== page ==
Now that he's seen the video replay of the lined shot by Colorado's Ty Wigginton that struck him in the face Friday night, Nationals left-hander John Lannan has been able to fill in the blanks from the incident that forced him from the game after 3 1/3 innings.
The good news: A little swelling and redness, and some nasal bleeding, are all that remain from the ball that could have done significantly more damage. Lannan reported Saturday that he has some broken cartilage on the right side of his nose, but he doesn't expect to miss any time and intends to make his scheduled start next Saturday at Atlanta.
"I guess I got a piece of it with my glove," Lannan said. "I was able to move my head a little bit so it nicked my nose. But at the time, I didn't know what was going on. I just saw blood and figured I wasn't going to be able to pitch any more, so I walked off. It wasn't as bad as it looked."
Of course, Lannan didn't know that at the time. Balls through the box are an occupational hazard that all pitchers fear, and once he saw blood, Lannan figured his night was over. That explained his quick departure from the mound to the clubhouse.
"At first I didn't know exactly where it hit me," he recalled. "Once the doc kind of checked it out and pressed my face, I knew it wasn't that bad. I was able to get an X-ray right away and then ice it. Made a phone call to make sure my parents knew I was all right. That was the extent of it - I was aware the whole time, just taken back by getting hit."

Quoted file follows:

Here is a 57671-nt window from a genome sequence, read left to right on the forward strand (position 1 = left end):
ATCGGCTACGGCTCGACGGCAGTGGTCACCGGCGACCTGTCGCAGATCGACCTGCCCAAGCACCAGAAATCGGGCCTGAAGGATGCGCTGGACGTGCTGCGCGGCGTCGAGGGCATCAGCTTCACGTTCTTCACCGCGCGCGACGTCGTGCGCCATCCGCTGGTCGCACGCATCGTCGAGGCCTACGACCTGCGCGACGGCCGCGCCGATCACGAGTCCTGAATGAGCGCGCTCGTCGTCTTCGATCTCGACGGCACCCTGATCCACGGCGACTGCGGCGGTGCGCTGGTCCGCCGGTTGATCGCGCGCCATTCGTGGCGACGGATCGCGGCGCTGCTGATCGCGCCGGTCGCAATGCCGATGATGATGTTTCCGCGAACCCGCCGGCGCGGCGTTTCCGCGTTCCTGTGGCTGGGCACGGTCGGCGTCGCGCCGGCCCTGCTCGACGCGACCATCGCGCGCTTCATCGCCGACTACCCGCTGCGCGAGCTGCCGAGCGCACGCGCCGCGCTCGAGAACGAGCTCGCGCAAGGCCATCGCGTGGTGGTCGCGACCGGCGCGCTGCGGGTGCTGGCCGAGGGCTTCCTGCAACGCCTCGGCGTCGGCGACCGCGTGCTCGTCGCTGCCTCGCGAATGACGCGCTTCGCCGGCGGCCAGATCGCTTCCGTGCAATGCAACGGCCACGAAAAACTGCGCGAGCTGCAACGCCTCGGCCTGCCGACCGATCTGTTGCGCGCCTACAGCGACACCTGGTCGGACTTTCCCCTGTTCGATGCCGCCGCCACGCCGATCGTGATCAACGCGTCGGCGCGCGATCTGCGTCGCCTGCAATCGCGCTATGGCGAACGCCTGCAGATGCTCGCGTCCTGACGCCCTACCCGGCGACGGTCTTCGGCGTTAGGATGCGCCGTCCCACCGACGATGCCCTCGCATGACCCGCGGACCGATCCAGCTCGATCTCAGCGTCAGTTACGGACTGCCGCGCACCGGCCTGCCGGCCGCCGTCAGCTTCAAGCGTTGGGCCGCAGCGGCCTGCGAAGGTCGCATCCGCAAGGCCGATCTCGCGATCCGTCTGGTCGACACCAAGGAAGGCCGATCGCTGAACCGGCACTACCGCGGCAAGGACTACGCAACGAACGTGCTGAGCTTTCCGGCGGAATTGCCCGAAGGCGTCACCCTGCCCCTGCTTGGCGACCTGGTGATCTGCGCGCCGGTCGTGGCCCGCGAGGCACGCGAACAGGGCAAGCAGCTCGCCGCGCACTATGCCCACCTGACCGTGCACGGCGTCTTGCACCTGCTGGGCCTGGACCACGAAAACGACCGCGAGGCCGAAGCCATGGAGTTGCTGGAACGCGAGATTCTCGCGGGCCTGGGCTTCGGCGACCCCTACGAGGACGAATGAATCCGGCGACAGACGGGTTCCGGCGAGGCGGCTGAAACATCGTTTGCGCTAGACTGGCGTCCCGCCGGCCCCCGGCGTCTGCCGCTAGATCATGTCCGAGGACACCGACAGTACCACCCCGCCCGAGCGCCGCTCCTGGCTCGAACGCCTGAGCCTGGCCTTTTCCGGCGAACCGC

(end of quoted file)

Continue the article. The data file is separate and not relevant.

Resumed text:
Lannan had another reason for checking out the replay - to make sure he defended his position properly.
"I just want to see if I got my glove up there, if I reacted to it, and I did," he said.
There was no vision impairment, just a brief period where Lannan didn't know the extent of the injury his sustained because his face was numb.
"Just a little shocked. ... I couldn't feel it. I didn't know what was going on. I didn't know how my face looked," he said. "I just knew it was bleeding a lot."
Manager Davey Johnson stuck around after the game while Lannan was getting a battery of medical tests, to make sure his starting pitcher was OK. Once he was assured that was the case, Johnson realized he might not have to alter his rotation for the first series after the All-Star break in Atlanta. For now, right-hander Livan Hernandez will pitch Friday, followed by Lannan.
"I saw him last night," Johnson said, sounding pleasantly surprised by the turn of events. "I stayed late until he got back from the CT scan or MRI, whatever it was they gave him. He looked pretty good. So I think if the bleeding is kept under control - he won't do much, probably throw Thursday at the workout - I think we've got him scheduled to go Saturday. He may not miss a start."
Lannan was less worried about his own health and more concerned about putting the Nationals bullpen in a bad position.
"One part that sucked about it is that the bullpen has been worked and I was feeling pretty good," he said. "I was cruising right there. The fact that I had to exit the game kind of put the bullpen in a tough spot and I think they did a great job."
And the 91 mph pitch on a 1-1 count that wound up under his right eye?
"I thought my sinker would be the best pitch there," Lannan said. "Thinking about it now, I should have thrown a change-up."